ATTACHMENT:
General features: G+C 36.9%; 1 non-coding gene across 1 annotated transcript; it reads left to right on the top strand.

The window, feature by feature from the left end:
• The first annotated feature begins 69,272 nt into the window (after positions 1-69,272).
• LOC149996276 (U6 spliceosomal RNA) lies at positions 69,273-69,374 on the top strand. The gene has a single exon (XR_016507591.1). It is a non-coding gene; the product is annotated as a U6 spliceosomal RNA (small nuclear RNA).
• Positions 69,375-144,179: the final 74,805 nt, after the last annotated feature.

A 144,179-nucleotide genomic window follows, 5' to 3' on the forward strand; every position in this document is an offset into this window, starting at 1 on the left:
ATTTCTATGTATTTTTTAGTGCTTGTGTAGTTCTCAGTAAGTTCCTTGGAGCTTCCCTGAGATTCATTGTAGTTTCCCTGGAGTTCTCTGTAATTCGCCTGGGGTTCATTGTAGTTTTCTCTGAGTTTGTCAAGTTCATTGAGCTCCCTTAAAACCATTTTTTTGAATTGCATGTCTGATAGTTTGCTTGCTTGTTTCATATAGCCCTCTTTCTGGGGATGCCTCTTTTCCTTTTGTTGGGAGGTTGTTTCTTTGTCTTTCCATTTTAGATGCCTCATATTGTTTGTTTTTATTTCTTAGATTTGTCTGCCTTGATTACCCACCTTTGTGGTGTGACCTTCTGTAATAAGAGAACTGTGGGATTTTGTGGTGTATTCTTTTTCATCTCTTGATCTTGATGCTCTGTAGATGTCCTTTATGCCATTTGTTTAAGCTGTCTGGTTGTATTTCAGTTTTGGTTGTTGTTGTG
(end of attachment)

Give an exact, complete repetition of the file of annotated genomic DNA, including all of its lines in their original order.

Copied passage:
General features: G+C 36.9%; 1 non-coding gene across 1 annotated transcript; it reads left to right on the top strand.

The window, feature by feature from the left end:
• The first annotated feature begins 69,272 nt into the window (after positions 1-69,272).
• LOC149996276 (U6 spliceosomal RNA) lies at positions 69,273-69,374 on the top strand. The gene has a single exon (XR_016507591.1). It is a non-coding gene; the product is annotated as a U6 spliceosomal RNA (small nuclear RNA).
• Positions 69,375-144,179: the final 74,805 nt, after the last annotated feature.

A 144,179-nucleotide genomic window follows, 5' to 3' on the forward strand; every position in this document is an offset into this window, starting at 1 on the left:
ATTTCTATGTATTTTTTAGTGCTTGTGTAGTTCTCAGTAAGTTCCTTGGAGCTTCCCTGAGATTCATTGTAGTTTCCCTGGAGTTCTCTGTAATTCGCCTGGGGTTCATTGTAGTTTTCTCTGAGTTTGTCAAGTTCATTGAGCTCCCTTAAAACCATTTTTTTGAATTGCATGTCTGATAGTTTGCTTGCTTGTTTCATATAGCCCTCTTTCTGGGGATGCCTCTTTTCCTTTTGTTGGGAGGTTGTTTCTTTGTCTTTCCATTTTAGATGCCTCATATTGTTTGTTTTTATTTCTTAGATTTGTCTGCCTTGATTACCCACCTTTGTGGTGTGACCTTCTGTAATAAGAGAACTGTGGGATTTTGTGGTGTATTCTTTTTCATCTCTTGATCTTGATGCTCTGTAGATGTCCTTTATGCCATTTGTTTAAGCTGTCTGGTTGTATTTCAGTTTTGGTTGTTGTTGTG